Join Date: Oct 2015
Posts: 3
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Quote:
The icoFoam solver implementation was improved from the one in OFv2.1.0 due to the restructuring of some libraries. I took the icoFoam code from v2.4.0 and implemented the changes as suggested in the code from Levka. An additional control on the Maximum Courant number was added. I am not sure if it will work with the latest v3.0 because I haven't used it but you can give it a try. Best regards, KM PS: Incase it doesn't work, just take a look at the icoFoam code in v3.0, copy the files, rename the solver and make the changes according to this code. 

January 29, 2016, 10:58 

#30  
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Jean Schuster
Join Date: Jan 2015
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Quote:
I'm starting to work with CFD now, so I still haven't much to add to the comunity. I would like to thank you guys, in special to levka and Hackerbrucke. 

April 13, 2017, 13:14 

#31 
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Aaron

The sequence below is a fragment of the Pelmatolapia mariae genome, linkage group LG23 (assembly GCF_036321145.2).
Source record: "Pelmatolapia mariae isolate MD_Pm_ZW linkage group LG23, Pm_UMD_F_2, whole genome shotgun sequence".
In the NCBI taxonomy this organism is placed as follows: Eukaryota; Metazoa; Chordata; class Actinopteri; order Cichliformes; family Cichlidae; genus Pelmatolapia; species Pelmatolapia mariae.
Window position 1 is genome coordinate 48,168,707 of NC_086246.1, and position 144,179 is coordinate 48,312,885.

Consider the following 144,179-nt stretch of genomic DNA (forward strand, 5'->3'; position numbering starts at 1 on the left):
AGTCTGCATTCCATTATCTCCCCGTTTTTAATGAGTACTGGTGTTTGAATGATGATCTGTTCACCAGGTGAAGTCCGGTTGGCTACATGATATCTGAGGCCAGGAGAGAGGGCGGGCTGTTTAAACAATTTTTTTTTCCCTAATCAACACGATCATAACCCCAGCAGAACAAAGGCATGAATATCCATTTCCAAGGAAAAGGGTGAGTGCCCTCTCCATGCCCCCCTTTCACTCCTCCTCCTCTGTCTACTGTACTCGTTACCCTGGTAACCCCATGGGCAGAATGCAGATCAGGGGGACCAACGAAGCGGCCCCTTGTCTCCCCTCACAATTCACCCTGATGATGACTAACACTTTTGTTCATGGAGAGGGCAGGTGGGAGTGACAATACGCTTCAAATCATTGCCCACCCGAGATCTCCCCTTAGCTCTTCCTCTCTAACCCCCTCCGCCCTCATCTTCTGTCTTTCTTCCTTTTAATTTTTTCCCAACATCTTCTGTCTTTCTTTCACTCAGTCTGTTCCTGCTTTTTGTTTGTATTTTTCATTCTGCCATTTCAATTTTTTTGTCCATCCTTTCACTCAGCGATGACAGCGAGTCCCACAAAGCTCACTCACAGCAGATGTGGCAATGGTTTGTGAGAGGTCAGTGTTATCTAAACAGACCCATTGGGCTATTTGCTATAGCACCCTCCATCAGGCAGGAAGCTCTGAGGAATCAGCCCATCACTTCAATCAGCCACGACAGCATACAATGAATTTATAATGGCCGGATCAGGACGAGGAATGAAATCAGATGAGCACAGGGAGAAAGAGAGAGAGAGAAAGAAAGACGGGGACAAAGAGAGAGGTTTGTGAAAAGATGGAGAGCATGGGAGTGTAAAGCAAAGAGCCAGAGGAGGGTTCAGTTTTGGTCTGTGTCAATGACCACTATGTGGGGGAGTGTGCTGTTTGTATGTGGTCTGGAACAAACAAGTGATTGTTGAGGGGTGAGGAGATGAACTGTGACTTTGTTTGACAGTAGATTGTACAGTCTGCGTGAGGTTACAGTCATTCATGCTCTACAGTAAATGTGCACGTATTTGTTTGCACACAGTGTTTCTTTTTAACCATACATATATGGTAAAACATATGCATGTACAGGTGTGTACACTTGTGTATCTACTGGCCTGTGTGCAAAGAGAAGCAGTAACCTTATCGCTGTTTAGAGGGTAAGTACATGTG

Join Date: Apr 2016
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Hi foamers,
I have some doubt in levka's DNS test case, he compare with kim and moin(1987) Retau=180, and Re=3300 and in levka's case, he set nu=1.5e5, so the mean inlet velocity is U=Re*nu/L=3300*1.5e5/1=0.0495, but in his case, he set the mean inlet velocity U=0.045 I compare his result with moin, the uplus_mean and urms show a good agreement, and I calculate the case's Utau=0.00263842, it approximate to Utau=Retau*nu/h=180*1.5e5/1=0.0027 however, I run a case with mean inlet velocity U=0.0495, when I check my result, my Utau=0.00306223, uplus_mean can fit with moin, but my urms are some bigger than moin's result can someone good at DNS explain it to me? Best regards Last edited by Aaron_L; April 14, 2017 at 00:38. 

April 14, 2017, 02:04 

#32 
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Santiago Lopez Castano
Join Date: Nov 2012
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Low order codes generate higher dissipation. This due to the use of discrete CDS approximations. A simple Fourier analysis reveal the 'dampening' of waves passed through low order gradient schemes. See this DNS not in the context of Kim&Moin, who used spectral codes for their work, but in the context of FVM.